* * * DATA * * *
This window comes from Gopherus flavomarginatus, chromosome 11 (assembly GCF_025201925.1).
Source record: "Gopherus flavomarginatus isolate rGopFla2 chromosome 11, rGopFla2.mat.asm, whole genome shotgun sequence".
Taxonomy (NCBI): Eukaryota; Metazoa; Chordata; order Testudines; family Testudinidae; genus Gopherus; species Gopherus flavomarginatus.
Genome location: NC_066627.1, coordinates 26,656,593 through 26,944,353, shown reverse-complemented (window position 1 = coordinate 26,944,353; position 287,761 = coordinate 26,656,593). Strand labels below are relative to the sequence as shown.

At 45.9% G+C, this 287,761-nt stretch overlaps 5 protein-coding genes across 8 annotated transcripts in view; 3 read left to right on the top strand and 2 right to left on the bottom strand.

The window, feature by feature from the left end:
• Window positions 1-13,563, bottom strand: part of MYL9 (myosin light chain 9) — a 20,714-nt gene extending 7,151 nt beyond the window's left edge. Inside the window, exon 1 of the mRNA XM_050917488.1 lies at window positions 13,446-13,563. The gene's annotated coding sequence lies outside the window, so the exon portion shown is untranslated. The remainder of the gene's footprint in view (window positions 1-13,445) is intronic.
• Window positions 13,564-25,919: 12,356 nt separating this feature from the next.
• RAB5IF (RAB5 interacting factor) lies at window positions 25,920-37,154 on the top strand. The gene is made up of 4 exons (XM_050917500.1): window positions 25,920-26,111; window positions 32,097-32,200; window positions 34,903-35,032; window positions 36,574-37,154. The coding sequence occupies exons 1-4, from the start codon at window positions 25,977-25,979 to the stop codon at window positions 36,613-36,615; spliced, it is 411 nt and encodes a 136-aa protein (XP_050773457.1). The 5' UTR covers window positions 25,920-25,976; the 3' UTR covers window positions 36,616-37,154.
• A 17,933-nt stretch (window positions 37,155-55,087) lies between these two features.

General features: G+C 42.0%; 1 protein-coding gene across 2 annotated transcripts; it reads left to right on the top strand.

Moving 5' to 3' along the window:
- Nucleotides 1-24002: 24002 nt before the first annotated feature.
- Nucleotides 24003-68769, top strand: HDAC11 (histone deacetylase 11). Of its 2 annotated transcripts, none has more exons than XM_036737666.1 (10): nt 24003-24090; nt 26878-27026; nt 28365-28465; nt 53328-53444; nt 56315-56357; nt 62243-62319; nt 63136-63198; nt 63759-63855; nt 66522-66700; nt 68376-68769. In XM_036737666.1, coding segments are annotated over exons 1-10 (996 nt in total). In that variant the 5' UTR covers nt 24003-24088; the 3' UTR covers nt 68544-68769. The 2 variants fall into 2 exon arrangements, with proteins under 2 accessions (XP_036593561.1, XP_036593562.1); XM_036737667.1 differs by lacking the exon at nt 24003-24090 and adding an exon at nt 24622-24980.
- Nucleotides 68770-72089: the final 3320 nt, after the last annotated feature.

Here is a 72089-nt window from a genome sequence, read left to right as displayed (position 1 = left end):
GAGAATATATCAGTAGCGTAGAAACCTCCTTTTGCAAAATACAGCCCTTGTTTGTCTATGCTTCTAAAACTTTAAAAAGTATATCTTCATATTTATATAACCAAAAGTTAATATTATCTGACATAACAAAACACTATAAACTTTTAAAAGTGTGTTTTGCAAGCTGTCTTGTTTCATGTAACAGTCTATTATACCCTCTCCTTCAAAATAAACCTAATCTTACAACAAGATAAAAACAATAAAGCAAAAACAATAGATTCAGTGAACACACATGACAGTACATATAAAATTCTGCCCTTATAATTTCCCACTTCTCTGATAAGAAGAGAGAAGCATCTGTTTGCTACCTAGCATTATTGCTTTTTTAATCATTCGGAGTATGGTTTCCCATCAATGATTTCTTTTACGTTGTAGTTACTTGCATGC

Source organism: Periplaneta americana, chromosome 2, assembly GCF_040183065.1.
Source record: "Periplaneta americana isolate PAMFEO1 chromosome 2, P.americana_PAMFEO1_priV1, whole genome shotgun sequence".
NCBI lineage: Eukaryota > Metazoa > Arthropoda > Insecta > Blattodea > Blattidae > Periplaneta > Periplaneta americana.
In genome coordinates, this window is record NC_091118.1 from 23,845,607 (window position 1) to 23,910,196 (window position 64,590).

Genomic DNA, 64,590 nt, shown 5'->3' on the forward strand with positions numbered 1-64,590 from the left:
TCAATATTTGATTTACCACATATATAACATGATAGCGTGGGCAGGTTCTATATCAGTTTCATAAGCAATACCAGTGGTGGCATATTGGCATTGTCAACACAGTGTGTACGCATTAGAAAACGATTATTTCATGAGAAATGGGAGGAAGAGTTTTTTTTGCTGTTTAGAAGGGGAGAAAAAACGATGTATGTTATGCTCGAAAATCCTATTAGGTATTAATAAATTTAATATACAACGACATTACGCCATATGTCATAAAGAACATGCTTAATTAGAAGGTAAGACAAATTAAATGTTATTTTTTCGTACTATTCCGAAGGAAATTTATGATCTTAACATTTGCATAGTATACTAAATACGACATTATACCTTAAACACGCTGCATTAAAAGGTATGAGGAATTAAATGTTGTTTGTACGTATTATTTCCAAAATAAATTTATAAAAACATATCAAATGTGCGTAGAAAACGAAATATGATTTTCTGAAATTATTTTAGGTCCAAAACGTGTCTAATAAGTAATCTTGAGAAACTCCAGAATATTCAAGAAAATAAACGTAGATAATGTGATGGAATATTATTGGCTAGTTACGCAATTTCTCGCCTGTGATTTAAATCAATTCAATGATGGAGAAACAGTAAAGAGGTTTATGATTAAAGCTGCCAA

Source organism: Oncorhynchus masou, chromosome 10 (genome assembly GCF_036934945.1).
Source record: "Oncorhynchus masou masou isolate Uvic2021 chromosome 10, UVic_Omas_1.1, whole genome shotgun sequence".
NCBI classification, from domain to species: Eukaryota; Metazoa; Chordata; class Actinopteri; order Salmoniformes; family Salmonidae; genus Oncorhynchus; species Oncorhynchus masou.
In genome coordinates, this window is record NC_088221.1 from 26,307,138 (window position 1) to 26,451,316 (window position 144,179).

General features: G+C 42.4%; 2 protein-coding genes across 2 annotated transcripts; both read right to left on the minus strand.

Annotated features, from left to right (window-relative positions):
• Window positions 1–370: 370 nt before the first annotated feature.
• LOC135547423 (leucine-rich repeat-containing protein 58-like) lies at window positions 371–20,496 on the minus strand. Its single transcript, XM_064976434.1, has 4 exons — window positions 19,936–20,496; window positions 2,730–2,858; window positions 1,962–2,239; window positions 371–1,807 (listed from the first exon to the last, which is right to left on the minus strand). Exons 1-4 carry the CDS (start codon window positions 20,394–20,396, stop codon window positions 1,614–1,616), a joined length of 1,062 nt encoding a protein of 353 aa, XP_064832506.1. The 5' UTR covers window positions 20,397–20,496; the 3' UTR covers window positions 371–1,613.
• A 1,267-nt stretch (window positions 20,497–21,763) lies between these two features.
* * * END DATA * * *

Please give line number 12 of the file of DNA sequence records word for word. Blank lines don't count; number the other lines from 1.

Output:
Moving 5' to 3' along the window: